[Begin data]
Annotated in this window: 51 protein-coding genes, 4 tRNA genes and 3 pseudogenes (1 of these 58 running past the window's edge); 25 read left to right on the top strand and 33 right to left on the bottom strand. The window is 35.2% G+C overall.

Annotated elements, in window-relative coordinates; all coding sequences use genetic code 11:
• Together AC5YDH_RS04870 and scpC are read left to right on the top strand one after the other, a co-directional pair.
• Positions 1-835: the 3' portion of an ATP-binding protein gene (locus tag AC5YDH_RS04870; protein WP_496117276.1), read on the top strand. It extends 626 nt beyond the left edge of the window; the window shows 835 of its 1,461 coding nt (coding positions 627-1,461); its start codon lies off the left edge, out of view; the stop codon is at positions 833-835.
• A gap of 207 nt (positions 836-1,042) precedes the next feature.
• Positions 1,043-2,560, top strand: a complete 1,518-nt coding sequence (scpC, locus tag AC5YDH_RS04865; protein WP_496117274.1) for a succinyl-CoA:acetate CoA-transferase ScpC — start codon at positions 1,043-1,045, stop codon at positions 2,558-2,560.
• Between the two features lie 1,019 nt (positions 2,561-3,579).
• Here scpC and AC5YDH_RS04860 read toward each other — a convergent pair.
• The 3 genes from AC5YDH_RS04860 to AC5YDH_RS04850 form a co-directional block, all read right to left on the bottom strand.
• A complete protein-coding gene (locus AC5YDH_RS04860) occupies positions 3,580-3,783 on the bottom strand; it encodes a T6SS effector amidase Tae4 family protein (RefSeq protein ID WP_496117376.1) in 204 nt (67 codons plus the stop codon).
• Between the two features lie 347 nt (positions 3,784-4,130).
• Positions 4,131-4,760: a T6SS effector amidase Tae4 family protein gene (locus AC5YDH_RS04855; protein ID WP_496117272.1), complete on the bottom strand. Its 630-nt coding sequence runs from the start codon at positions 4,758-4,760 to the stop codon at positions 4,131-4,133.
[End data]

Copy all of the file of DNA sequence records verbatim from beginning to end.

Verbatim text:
Annotated in this window: 51 protein-coding genes, 4 tRNA genes and 3 pseudogenes (1 of these 58 running past the window's edge); 25 read left to right on the top strand and 33 right to left on the bottom strand. The window is 35.2% G+C overall.

Annotated elements, in window-relative coordinates; all coding sequences use genetic code 11:
• Together AC5YDH_RS04870 and scpC are read left to right on the top strand one after the other, a co-directional pair.
• Positions 1-835: the 3' portion of an ATP-binding protein gene (locus tag AC5YDH_RS04870; protein WP_496117276.1), read on the top strand. It extends 626 nt beyond the left edge of the window; the window shows 835 of its 1,461 coding nt (coding positions 627-1,461); its start codon lies off the left edge, out of view; the stop codon is at positions 833-835.
• A gap of 207 nt (positions 836-1,042) precedes the next feature.
• Positions 1,043-2,560, top strand: a complete 1,518-nt coding sequence (scpC, locus tag AC5YDH_RS04865; protein WP_496117274.1) for a succinyl-CoA:acetate CoA-transferase ScpC — start codon at positions 1,043-1,045, stop codon at positions 2,558-2,560.
• Between the two features lie 1,019 nt (positions 2,561-3,579).
• Here scpC and AC5YDH_RS04860 read toward each other — a convergent pair.
• The 3 genes from AC5YDH_RS04860 to AC5YDH_RS04850 form a co-directional block, all read right to left on the bottom strand.
• A complete protein-coding gene (locus AC5YDH_RS04860) occupies positions 3,580-3,783 on the bottom strand; it encodes a T6SS effector amidase Tae4 family protein (RefSeq protein ID WP_496117376.1) in 204 nt (67 codons plus the stop codon).
• Between the two features lie 347 nt (positions 3,784-4,130).
• Positions 4,131-4,760: a T6SS effector amidase Tae4 family protein gene (locus AC5YDH_RS04855; protein ID WP_496117272.1), complete on the bottom strand. Its 630-nt coding sequence runs from the start codon at positions 4,758-4,760 to the stop codon at positions 4,131-4,133.